1971 Fiat 124 Spider 2.0 twin cam from UK and Ireland


A unique money vampire


Engine blew.

Gearbox lost 4th.


General Comments:

A unique and somewhat beautiful car. When I am rich I will get a more reliable version of this car.

Would you buy another car from this manufacturer? Yes

Review Date: 25th January, 2001

26th Mar 2001, 01:24

1971 Spiders do not have 2litre engines as standard. You should really point out that you have upgraded it.

3rd Sep 2002, 15:05

I've been owning a 1971 124 spider (a BS1 / 1608 cc in fact) for more than 10 years now. The first years were spent on an extensive restoration of the car. My experience is that when this is done properly and the car receives regular maintenance (especially on the ignition, the timing belt and valve adjustment), it proves to be an unexpectedly reliable car. The only thing to keep in mind is that spiders don't like rain. Treat your spider with love and care and you'll be rewarded with lots of reliable, topless driving entertainment.

Peter - the Netherlands.

28th Dec 2008, 11:32

I'm reading these with great nostalgia. I bought a yellow 1971 Spyder in 1977 out in Colorado, and drove it all over the front range and back to New Hampshire, until 1982. Second gear synchro died so a transmission rebuild was needed. Then a valve job, for which I removed and replaced the head myself. But it was finally done in by serious rot, especially on NH salty winter roads. Evidently Fiat were never great at metallurgy. Probably a Miata is the logical successor to this car, but I've gone BMW.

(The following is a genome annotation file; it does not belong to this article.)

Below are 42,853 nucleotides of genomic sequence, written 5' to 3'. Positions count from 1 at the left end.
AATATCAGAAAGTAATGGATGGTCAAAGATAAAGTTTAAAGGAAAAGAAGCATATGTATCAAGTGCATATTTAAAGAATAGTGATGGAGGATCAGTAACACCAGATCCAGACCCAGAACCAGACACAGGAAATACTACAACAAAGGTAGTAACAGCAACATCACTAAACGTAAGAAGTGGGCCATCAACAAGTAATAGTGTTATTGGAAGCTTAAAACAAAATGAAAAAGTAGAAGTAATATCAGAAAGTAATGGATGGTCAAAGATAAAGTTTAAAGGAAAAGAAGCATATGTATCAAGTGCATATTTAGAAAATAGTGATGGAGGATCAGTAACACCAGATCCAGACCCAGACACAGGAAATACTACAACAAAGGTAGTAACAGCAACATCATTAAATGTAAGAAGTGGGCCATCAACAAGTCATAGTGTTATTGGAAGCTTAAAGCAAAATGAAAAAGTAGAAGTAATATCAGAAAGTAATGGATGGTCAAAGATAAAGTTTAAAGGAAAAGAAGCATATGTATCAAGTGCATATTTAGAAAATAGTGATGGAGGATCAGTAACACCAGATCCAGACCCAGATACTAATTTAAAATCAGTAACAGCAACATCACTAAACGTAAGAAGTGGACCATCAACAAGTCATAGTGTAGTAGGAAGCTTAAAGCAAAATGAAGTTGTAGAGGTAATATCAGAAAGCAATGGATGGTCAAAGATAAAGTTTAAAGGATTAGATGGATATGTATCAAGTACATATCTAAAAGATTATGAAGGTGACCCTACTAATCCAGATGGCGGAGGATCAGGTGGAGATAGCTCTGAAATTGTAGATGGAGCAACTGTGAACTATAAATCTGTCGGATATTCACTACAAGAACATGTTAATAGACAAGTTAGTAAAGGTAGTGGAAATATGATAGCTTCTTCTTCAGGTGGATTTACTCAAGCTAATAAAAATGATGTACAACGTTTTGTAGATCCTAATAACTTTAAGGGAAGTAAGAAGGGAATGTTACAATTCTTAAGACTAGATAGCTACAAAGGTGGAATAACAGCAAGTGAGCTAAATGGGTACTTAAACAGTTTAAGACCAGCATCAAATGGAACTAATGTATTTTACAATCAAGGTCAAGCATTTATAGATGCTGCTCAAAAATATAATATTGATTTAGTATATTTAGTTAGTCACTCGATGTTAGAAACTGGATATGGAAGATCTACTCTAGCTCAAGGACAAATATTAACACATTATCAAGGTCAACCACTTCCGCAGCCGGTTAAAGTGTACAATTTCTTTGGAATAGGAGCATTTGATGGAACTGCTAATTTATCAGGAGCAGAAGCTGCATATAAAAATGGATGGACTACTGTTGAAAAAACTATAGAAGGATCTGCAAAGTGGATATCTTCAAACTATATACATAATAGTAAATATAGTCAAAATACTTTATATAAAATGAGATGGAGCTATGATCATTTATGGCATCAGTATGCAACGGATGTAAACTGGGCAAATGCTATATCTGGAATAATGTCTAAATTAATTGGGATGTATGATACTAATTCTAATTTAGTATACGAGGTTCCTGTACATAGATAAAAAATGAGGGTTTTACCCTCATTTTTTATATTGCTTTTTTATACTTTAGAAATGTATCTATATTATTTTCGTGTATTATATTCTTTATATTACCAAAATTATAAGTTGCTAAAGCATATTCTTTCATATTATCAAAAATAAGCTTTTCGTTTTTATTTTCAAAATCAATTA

20th Sep 2009, 19:57

I have owned a 1973 Fiat Spider for 12 years. 2 head gaskets, 2 master cylinders, 1 complete brake job, 1 new top, interior redone 1 time, rear end gears once. Love it more all the time. They were built to love and repair as needed.

6th Feb 2010, 06:21

Any car is only as good as the mechanic maintaining it. I have a cherry 1971, 62,000 on the clock. It's been in the family the entire time and has never seen harsh weather. This year it had the entire front end and brake systems rebuilt by AFST member mechanics. It's as venerable as it ever was, and I'm quite sure it's one on the best spiders in the world.

1974 Fiat 124 Sp Coupe 1800 from Italy


I inherited the car with 70k miles. I drove it till 145k (present). The original differential was noisy so I replaced it. Blew the timing belt at 144K - may have over extended it's life. Oil seals were shot by 120k.

Installed several distributors, and U-joints, (probably due to worn trailing arm). Replaced the driveshaft rubber donut, a water pump and the thermostat. Replaced ball joints and brake calipers. Lower A-arm bushing aged prematurely. Aging fuel lines replaced and carb cleaning required due to sediment build up.

General Comments:

Engine and transmission are extremely solid (Ferrari designer designed the engine). Body rusted easily, but is one of the most solid constructions I've ever seen (every inch is welded.. including fenders).

Would you buy another car from this manufacturer? Yes

Review Date: 14th October, 1999

9th Jul 2001, 23:25

I had a 124 sport 1400 and I can agree that the mechanicals are strong. The body however is very very prone to rust and the interior is also cheaply made. All the money went on the oily bits.

1st Aug 2001, 21:36

My 2nd car was a 1600BC coupe.

It was reliable, cheap to run, economical and bloody fast!

I regret selling it. It was rust free and one of the best examples around.

Today it is deemed as a classic.

If a similar car was to be made today using modern materials, the cost would be in excess of $100K!